Review It's now well over five months since we reviewed the pre-production version of Samsung's Blu-ray drive and there's still no sign of retail units. Fortunately, if you really must have a BD drive for your PC right now, Pioneer has the goods and you can have one today - if you can afford it...
The Pioneer BDR-101A looks very ordinary and but for the Blu-ray Disc logo on the middle of the tray, there's nothing to give away that this is actually a cutting-edge drive. Pioneer could really have done a better front bezel design, especially considering how much you have to pay for the pleasure of owning one of these drives. You do at least get the choice of beige or black.
The rear of the drive brings back memories from the early days of DVD writers, as the BDR-101A has a small fan fitted to it. However, this never seemed to spin up during the time I used the drive and if it did, it was very quiet. There's the standard four-pin Molex connector for power, a jumper block for drive settings and analogue audio outputs. A pretty standard drive in other words.
The Pioneer drive, as with the Samsung, uses IDE. Considering that Intel has completely abandoned IDE in its latest chipsets, this seems like a poor start for Blu-ray drives. It looks like Lite-on may take the lead with its SATA-connected internal BD drive.
But it's the internals that count, and the BDR-101A is very heavy compared to most current optical drives. This could have something to do with the fact that is has two optical assemblies. The Blu-ray laser can't read or write red-laser DVDs, and as there's no single-head solution so far that supports both technologies, a dual-laser set-ups is the only way to go. Until recently, there were no dual-format chipsets either, so it's no surprise the BDR-101A has one each for BD and DVD duties. The two formats have separate buffer memories too: 8MB for Blu-ray and just 2MB for DVD.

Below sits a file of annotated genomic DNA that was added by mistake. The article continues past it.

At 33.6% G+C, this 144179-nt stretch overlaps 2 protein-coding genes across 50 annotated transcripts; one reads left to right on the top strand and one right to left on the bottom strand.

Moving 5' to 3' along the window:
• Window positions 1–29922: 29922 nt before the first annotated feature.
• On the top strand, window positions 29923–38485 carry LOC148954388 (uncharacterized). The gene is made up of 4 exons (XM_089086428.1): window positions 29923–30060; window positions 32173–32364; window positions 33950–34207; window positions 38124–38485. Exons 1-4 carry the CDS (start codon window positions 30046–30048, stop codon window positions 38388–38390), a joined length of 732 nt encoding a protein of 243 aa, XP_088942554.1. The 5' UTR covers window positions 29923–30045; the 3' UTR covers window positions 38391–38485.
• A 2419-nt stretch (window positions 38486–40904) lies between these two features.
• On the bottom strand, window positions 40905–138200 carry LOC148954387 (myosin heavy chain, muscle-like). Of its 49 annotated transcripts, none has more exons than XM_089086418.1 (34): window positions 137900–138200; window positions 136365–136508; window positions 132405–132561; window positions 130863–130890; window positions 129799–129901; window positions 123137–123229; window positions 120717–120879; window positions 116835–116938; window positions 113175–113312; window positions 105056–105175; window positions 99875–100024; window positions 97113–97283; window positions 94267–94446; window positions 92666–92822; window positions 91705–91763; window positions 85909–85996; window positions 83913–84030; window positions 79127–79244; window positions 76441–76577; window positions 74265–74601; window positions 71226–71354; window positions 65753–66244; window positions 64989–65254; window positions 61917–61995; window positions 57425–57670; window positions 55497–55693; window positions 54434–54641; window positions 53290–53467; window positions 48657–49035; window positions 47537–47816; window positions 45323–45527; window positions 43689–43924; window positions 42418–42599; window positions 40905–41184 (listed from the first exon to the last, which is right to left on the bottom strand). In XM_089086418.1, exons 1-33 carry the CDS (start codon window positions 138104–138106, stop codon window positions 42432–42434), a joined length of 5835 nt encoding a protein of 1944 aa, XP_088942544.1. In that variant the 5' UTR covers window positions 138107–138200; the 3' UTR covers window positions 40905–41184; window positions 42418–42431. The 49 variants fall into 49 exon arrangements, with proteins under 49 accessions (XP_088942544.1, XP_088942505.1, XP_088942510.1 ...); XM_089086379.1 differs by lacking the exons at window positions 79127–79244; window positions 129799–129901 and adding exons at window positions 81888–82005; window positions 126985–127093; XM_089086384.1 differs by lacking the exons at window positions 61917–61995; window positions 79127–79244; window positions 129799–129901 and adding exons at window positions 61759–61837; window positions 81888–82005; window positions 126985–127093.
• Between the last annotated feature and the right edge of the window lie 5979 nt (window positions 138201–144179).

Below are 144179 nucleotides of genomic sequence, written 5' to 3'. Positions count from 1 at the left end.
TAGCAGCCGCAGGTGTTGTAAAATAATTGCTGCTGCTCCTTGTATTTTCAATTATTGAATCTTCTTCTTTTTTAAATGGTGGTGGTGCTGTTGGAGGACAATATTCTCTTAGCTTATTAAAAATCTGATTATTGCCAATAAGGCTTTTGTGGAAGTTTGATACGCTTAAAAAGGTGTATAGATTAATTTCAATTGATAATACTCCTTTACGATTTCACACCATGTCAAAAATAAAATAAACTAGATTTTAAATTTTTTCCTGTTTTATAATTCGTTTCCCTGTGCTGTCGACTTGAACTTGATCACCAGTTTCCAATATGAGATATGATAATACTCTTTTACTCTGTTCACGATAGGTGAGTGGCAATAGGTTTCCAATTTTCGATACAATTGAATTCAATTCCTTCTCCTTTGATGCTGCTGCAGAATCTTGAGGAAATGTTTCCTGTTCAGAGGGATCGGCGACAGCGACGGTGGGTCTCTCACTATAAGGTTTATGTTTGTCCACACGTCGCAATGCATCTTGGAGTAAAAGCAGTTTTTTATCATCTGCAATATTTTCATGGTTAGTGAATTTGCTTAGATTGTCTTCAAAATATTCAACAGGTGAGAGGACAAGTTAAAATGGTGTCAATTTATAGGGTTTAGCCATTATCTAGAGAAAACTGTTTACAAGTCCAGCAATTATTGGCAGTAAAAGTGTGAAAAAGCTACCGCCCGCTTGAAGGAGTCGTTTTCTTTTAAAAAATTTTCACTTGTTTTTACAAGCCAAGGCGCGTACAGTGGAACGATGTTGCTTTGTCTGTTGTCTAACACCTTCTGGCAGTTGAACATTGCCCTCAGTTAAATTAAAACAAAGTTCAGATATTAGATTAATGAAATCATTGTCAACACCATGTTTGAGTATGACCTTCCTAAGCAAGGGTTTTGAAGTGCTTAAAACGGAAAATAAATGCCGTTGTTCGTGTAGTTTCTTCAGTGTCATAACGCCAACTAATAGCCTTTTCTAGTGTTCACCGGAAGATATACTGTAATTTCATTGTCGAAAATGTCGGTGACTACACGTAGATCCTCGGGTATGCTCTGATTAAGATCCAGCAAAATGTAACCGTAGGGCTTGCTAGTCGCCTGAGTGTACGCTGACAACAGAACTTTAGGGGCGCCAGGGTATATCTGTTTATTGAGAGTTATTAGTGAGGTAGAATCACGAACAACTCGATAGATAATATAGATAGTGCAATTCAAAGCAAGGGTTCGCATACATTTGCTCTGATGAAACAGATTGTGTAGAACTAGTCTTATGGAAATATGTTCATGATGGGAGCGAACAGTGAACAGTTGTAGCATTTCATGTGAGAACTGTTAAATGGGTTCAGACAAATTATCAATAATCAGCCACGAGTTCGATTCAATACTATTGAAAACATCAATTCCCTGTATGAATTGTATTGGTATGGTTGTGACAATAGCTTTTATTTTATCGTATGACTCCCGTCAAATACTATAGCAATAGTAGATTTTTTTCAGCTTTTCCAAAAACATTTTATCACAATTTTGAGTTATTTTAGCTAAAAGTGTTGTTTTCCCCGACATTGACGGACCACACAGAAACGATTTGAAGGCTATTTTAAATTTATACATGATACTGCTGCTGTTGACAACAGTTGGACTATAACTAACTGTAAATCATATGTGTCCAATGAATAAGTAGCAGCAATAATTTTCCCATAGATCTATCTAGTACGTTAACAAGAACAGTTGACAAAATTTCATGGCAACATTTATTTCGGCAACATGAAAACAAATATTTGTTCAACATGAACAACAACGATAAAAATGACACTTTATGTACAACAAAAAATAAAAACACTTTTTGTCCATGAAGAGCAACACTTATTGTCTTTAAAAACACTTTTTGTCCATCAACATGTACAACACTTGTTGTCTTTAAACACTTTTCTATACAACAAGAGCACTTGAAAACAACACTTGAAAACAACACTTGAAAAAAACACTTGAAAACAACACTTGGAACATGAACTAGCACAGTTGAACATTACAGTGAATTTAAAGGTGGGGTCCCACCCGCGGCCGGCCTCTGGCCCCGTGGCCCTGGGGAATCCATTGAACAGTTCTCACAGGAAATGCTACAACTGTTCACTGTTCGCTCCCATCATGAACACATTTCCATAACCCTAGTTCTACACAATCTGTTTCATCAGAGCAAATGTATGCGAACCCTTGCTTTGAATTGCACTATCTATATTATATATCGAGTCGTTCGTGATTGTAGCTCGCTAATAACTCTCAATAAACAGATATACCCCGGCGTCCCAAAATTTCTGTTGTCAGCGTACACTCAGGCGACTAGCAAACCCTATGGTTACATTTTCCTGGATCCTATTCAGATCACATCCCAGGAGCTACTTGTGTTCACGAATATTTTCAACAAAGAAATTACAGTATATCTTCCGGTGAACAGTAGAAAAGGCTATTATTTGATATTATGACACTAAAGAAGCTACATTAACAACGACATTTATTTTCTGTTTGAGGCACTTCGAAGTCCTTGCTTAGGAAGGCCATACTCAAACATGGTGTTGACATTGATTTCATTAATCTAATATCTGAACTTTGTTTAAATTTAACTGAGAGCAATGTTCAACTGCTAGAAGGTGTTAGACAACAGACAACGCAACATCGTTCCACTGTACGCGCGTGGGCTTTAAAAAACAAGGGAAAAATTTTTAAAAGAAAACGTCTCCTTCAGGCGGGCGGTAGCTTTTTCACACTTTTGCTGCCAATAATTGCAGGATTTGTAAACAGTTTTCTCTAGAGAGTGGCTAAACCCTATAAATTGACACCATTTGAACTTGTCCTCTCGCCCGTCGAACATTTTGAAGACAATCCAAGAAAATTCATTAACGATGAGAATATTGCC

The BDR-101A supports BD-R and BD-RE - that's the re-writeable media - and will burn both types at 2x, which equates to 8.99MBps. This is slower than the 8x DVD±R writing performance of the drive, which is 11.08MBps. It's a shame that the DVD writing components are very much last generation and DVD±RW speeds are even slower, just 4x. The Pioneer will also burn DVD+R dual-layer media at 2.4x and DVD-R DL media at 2x. Not exactly impressive considering how much this drive costs. So don't throw away that super-multi DVD writer yet, especially not if you want to write to DVD-RAM media, as the BDR-101A doesn't support this format at all.
Writing 12GB of data to single-layer TDK BD-R and BD-RE discs took 24m 27s and 24m 40s, respectively, so filling up a 25GB disc will take around 50 minutes if not a little longer. Moving on to DVD media - we used Verbatim discs for these tests - putting 4GB onto a DVD+R disc took 10m 38s, and 10m 12s on a DVD-R. This didn't surprise me as Pioneer has always promoted DVD-R over DVD+R. Filling a DVD-RW disc with the same amount of data took 14m 28s. None of these results are exciting when compared to the latest generation of DVD writers, but the Pioneer is definitely a step up from the Samsung drive, which didn't have DVD writing capabilities at all.
The BDR-101A test unit was supplied by CD Team, which charges £699 for it. You should be able to find it cheaper if you shop around, but UK stock levels seem to be quite limited. The point is, for that kind of price we'd have hoped the drive would provide top-speed DVD writing as well as next-generation format support.
For the £699 that CD Team charges for the Pioneer BDR-101A, you could buy 2TB worth of hard drive storage if you go for hard drives, which goes to show that it's expensive to be an early adopter. And if you're the kind of person who really needs this technology - you're mastering BD-ROMs and PlayStation 3 media, say - you've little choice but to cough up what Pioneer and its suppliers are asking. Even then you may prefer to wait for a drive that can cope with dual-layer BD-R/REs - the Pioneer BDR-101A certainly can't.
Pioneer is one of the first companies to get a Blu-ray drive into retail, but it's BDR-101A offering is terribly expensive, doesn't support 50GB media, and if you intend to use the drive's DVD writing capabilities, it's much slower than a cheap-as-chips DVD-only burner.
However, the BDR-101A does offer 25GB of storage on a single disc, currently unmatched by other optical storage formats. But it's early days yet and we're still waiting to see what's on offer from the HD-DVD camp. ®
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